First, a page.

|Portrait of Michel de Montaigne c. 1570|
At the age of thirty-eight, in 1571, the aristocratic Michel de Montaigne retired from public life and “servitude at the court” in order to spend in his château “what little remains of his life, now more than half had run out.” He passed the next ten years or so “in the bosom of the learned virgins . . . in calm and freedom from all cares.” He was able to afford this because he was rich. His father had been a soldier in the Italian wars, but his great-grandfather had made his fortune as a herring trader, had bought the estate in 1477, and become Lord of Montaigne. It appears that on both sides of the family he could trace among his ancestors some wealthy Sephardic Jews who had been expelled from Spain or Portugal.
Retired into the company of Lucretius, Seneca, and Plutarch in his circular library lined by some 1,500 books, he read avidly and on many different subjects. While appreciating the wisdom of the ancient philosophers, he found some rather tedious as they dragged in a plethora of argument and long and useless discussions. He said he only wanted to read books that offered the results of learning and that would help him to live well and to die well. Yet in his memoirs he was pretty verbose himself, his text, as Dr. Johnson said in a different context, overloaded with Latin quotations.
So in the bosom of his learned virgins he wrote much about himself. He wrote about his likes and dislikes, and what he regarded his defects. He is credited for inaugurating a genre of writing now called the essay—from what he called trials or attempts, from French the word essayer. He wrote about the education of children, including common sense ideas that modern educators have long forgotten or may have never known but will undoubtedly rediscover, such as that if you indulge children excessively you will end up with monsters.
He also wrote about friendship, virtue, idleness, marriage, women, having babies, about the custom of wearing clothes, about the art of conversation, even about cannibals. He told his readers about his dietary preferences. He was not excessively fond of salads and fruit, except for melons. He liked his meat salted but his bread unsalted. He thought his preferences were subject to unpredictable changes, so that he sometimes liked radishes and sometimes did not, that he sometimes liked white wine and sometimes claret, and that he liked to mix his wine with half or sometimes a third part water. Eating too much made him uncomfortable, but he often ate greedily, though knowing that it was harmful to health and unmannerly, and that he even sometimes bit his tongue and fingers. His mouth often felt dry but he was rarely thirsty. He detested stuffy atmospheres and in particular smoke. He liked the winter better than the summer, disliked the discomforts of heat, was vigorous for his age and able to ride a horse for ten hours even when in pain. He liked to lie alone, without his wife, well covered in the winter.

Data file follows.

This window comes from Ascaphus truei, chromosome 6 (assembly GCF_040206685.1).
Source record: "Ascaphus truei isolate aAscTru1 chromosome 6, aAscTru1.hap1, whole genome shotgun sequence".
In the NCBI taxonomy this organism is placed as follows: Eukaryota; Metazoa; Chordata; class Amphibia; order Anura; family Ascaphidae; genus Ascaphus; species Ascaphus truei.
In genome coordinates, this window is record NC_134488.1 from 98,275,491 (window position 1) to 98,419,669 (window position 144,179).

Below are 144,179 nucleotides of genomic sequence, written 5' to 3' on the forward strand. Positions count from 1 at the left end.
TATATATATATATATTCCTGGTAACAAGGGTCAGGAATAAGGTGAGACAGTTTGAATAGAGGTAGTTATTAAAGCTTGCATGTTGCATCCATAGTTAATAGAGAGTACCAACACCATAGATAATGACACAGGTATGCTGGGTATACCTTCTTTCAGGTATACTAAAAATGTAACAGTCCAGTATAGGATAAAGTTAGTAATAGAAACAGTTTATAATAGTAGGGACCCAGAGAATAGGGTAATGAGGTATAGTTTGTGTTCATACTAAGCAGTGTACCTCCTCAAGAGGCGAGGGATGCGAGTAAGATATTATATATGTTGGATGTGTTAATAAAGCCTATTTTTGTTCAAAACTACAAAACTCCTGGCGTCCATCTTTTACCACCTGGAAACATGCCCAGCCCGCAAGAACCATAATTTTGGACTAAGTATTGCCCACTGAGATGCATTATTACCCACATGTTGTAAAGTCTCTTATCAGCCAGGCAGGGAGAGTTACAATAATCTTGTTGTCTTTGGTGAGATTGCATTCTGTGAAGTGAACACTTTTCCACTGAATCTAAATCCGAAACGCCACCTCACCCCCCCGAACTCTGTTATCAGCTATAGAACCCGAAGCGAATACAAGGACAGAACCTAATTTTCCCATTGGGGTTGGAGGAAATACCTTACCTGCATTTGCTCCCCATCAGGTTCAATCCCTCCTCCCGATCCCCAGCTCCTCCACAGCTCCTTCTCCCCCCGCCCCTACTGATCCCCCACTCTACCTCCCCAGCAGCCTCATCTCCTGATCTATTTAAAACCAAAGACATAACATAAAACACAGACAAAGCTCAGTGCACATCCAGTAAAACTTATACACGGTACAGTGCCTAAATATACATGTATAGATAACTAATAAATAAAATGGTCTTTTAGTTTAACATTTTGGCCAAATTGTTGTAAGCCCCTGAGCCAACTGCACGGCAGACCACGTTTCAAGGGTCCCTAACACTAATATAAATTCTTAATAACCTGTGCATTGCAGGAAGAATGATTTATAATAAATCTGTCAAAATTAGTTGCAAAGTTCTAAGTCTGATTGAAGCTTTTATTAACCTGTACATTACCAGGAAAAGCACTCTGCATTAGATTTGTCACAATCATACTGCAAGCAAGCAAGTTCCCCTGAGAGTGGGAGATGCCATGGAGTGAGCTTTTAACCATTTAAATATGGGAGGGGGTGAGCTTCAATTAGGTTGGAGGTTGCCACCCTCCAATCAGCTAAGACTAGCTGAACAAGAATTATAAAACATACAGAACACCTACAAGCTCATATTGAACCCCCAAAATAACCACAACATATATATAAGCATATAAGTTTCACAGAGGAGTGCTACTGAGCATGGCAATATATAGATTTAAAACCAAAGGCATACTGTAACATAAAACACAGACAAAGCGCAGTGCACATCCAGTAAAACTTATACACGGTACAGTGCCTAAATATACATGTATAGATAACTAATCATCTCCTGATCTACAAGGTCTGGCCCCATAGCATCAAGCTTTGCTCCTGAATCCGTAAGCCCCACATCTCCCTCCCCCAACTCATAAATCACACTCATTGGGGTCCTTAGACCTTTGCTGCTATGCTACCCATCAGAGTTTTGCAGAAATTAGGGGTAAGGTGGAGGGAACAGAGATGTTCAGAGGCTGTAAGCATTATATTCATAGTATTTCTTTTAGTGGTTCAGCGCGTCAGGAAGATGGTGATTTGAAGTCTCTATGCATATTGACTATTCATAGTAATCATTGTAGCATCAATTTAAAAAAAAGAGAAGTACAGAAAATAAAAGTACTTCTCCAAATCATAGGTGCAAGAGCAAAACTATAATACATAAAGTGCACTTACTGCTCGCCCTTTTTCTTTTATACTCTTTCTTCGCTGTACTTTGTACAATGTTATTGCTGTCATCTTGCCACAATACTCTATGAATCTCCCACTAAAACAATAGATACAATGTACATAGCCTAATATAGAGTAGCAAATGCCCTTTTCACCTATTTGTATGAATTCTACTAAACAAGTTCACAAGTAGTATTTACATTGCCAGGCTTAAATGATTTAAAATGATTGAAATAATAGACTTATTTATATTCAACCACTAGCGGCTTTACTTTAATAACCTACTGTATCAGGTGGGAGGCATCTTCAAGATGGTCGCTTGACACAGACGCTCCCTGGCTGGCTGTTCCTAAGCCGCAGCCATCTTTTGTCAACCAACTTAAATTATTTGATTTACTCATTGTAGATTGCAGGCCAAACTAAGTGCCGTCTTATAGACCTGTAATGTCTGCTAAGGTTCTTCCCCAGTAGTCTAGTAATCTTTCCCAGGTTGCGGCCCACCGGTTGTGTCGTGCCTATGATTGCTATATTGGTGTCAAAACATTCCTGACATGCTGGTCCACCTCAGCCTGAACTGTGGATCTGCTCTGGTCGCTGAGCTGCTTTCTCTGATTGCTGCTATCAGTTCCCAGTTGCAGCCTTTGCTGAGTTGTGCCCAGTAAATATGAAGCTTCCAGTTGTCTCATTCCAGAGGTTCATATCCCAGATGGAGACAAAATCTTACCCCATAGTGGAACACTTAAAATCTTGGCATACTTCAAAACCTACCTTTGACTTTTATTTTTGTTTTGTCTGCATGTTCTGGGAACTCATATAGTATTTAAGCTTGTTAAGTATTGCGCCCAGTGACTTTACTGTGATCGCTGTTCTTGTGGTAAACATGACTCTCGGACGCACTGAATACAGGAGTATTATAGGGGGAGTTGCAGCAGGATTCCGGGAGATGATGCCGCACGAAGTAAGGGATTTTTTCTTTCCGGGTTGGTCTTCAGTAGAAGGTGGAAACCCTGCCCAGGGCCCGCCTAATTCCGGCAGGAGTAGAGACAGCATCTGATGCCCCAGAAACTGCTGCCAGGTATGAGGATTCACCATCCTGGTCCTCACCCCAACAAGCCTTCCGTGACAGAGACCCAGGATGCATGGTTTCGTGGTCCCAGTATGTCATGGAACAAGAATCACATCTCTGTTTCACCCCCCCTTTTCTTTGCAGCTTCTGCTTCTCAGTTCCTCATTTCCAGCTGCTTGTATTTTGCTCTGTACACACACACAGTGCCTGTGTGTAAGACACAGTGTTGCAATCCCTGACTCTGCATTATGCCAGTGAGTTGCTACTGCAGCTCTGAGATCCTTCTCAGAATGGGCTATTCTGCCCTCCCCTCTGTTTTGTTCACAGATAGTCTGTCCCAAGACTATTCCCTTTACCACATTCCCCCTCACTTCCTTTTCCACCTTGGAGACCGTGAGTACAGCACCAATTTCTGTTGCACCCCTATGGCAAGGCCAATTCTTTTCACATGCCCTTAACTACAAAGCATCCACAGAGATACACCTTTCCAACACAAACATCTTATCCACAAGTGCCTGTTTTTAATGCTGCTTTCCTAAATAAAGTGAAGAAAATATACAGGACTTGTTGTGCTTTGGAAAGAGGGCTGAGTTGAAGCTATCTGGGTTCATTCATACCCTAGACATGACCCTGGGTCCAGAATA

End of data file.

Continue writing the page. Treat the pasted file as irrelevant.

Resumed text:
He had little time for doctors, rarely consulted them, and did not think their advice was useful considering how little they knew. He said if a doctor told him not to eat or drink a certain thing, he would find you another one who would advise to do the opposite. He thought their cure was often worse than the disease, and he did not like their stinking remedies.
In 1578, about the time when he emerged from his circular library, he developed kidney stones, perhaps of uric acid and apparently familial. He bore his pain with great fortitude and advised others to do so. Since it could not be avoided, the pain was to be to be endured. At least when it went away it would leave him as he had been, no worse than before, rather than weakened and debilitated from another disease. He talked himself into resigning that having pain in his loin and passing (or changing the “a” to an “i”) gravel and blood was a test of character and indeed a friend.